A quest for independence
Right before resignations started setting all-time records, Shopify had just released I Quit, a joint production with Discovery+, featuring six business owners who gave up their cushy 9-to-5s to pursue entrepreneurial goals.
Though filmed pre-pandemic, the series was onto something. It captured an early look into an accelerating trend: people leaving the safety of their day job to go all in on that “someday” idea. The big “I quit” moment has always been a bit of a fantasy, but for more people than ever since 2020, the dream has become a reality.
“For a long time, the idea of starting a business was time-consuming and complicated,” says Shopify President Harley Finkelstein. “Today, technologies like commerce software and accessible logistics have helped level the playing field, removing barriers for those selling products or offering services.”
The combination of the pandemic and entrepreneurship’s now lowered barrier to entry might have been the impetus aspiring entrepreneurs needed to carry through with their newfound journey. Pre-pandemic, the creator economy was gathering steam, slowly but surely changing our definitions of how to make a living. In a way, it helped pave the runway for the Big Start and indirectly, the Big Resignation. Those who were running a side hustle were more likely to turn it into their full-time work and those who were considering independence had little to lose by leaning in.
Take Sandro Petrillo, for example, a self-described soap collector and soap-making hobbyist. Pre-pandemic, Sandro was a full-time experience designer building interactive installations for brands, music artists, and performance venues. A bout of burnout led him to take a “soap sabbatical” at the beginning of 2020—a couple of months to give his part-time soap-making passion more attention.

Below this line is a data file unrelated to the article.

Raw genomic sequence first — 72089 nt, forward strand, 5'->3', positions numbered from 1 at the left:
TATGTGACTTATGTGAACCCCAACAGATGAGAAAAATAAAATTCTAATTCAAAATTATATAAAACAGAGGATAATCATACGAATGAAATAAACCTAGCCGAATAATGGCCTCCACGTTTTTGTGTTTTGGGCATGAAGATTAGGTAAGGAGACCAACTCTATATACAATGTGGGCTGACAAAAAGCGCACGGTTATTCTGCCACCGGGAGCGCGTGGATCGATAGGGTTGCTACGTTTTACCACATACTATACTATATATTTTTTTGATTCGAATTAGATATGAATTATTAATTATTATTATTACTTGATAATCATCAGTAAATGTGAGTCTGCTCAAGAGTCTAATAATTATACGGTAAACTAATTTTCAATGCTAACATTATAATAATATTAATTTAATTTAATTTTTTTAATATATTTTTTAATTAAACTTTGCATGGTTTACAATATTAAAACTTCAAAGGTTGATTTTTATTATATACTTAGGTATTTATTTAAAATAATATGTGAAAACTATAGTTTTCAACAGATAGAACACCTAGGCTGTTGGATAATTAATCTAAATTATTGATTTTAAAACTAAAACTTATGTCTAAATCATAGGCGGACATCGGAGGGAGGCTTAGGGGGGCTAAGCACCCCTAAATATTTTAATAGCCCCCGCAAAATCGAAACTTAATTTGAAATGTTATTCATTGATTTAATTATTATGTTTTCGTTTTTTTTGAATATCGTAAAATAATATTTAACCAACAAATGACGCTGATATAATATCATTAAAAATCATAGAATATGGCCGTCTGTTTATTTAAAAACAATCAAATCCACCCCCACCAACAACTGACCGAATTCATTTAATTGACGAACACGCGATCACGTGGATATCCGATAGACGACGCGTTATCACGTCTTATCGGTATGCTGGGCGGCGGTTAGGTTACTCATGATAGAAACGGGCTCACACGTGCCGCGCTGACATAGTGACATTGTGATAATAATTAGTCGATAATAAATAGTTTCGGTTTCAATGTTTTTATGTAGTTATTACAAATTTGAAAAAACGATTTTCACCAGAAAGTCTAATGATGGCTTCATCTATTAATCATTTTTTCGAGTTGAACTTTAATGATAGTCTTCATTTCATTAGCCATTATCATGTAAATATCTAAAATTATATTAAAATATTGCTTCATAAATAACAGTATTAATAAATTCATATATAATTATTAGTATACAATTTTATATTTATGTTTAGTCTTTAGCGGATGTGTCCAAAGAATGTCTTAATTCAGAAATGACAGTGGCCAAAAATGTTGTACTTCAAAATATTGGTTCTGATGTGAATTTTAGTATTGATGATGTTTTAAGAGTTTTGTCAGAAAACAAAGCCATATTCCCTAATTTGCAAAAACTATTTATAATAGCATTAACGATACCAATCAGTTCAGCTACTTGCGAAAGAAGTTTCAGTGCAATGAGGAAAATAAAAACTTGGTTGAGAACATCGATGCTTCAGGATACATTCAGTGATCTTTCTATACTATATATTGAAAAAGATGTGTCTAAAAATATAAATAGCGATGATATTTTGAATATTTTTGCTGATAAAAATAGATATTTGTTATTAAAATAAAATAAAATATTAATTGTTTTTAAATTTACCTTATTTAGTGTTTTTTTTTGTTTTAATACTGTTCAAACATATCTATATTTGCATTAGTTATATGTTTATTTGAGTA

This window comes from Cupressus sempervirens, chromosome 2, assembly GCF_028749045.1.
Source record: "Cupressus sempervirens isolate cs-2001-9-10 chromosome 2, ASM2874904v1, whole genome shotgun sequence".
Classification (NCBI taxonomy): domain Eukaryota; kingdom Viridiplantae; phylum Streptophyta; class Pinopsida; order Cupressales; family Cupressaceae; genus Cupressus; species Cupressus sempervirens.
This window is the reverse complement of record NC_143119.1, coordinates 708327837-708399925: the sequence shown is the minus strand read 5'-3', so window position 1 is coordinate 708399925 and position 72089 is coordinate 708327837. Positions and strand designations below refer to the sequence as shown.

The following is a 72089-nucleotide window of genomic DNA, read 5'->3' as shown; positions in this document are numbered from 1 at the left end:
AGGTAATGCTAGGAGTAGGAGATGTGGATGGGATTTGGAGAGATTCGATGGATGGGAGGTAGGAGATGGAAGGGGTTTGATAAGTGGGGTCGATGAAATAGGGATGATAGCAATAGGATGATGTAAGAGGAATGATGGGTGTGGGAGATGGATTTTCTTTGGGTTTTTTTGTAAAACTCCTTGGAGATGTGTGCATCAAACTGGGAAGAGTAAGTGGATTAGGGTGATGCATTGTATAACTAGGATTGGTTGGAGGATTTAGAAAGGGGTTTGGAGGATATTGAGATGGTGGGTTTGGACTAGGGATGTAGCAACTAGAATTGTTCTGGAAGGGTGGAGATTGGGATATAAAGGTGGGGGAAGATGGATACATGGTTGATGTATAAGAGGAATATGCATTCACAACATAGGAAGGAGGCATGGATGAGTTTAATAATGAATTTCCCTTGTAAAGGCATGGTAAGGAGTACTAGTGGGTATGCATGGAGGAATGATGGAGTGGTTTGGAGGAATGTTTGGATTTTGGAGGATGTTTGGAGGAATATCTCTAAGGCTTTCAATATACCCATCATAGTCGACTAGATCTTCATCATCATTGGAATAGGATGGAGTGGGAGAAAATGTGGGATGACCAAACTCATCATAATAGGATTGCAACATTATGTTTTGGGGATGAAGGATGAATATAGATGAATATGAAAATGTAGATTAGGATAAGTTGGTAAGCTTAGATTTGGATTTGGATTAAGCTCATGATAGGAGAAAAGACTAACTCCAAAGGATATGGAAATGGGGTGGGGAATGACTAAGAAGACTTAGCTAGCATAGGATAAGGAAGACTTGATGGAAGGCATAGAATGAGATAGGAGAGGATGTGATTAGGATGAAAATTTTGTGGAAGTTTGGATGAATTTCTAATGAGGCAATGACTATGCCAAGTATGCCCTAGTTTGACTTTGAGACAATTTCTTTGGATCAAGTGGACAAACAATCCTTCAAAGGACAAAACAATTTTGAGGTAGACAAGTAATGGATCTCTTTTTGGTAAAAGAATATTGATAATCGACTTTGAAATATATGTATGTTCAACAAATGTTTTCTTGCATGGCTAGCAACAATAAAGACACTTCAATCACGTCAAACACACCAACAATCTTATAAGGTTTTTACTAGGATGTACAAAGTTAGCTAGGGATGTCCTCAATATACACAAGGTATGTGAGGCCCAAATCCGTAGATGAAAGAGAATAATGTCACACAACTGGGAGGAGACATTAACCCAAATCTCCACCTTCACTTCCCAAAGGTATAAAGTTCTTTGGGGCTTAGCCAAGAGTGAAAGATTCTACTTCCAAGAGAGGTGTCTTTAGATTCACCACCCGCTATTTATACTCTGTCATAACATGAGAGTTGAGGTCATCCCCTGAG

But when the pandemic hit, his installations were paused and returning to work wasn’t an option.
That’s when Sandro leaned into the entrepreneurial path. With extra time on his hands and fresh learnings from his soap sabbatical, he zeroed in on the hobby. Time and money-wise, there was little to lose. He launched SSSOAPS two months later with a Shopify store and an Instagram account. His first batch sold out immediately.
It was shortly thereafter, in July 2020, that Sandro started thinking about turning his hobby into a full-time undertaking. He ran his numbers, double-checked his math, and made plans to get more organized in hopes of scaling. With a sustainable ramp-up and hard work, Sandro increased his production to 400 bars per week by September 2021.
Today, SSSOAPS is foraying into wholesale, doing brand partnerships, and debuting in retail stores across North America.
Entrepreneurs like Patrick, Michelle, and Mag are examples of a collective movement of people reconsidering where they spend their time and energy. By taking these entrepreneurial leaps of faith, they’re inspiring a movement of others who are also having existential thoughts about their vocation.
Mag and Michelle chose to open their brick and mortar store in Bronzeville, a vibrant cultural and entertainment district in Milwaukee known for its Black-owned independent businesses. Since opening their doors, they’ve grown from two founders to five employees, and work with over 50 suppliers—a testament to the compounding ripple impacts of independent business. One of their employees, Zed, is another Great Resignation participant, having quit her job as a receptionist to focus on her music and hand-crafted jewelry business while working at Maranta Plant Shop part-time.
How the Great Resignation and the Great Start fully unfold is yet unwritten. Whichever way things go, we will look back to the pandemic as an inflection point in our shifting attitudes toward work. The ongoing power struggle between entrepreneurship and anti-employment sentiments will continue, and it will be telling what pay and flexibility incentives traditional employers will employ to lure workers back.
At Shopify, we think the world is better with more entrepreneurs in it. We will be rooting for independence and diligently working to make the entrepreneurship path less traveled a more accessible and equitable one.
According to Google’s all-knowing 2021’s Search-In-Review, ‘small business Saturday near me’ was a breakout search globally last year. If our searches are any indication of the actions and attitudes we hold toward entrepreneurship, we can’t wait to see how the world welcomes the Big Start cohort.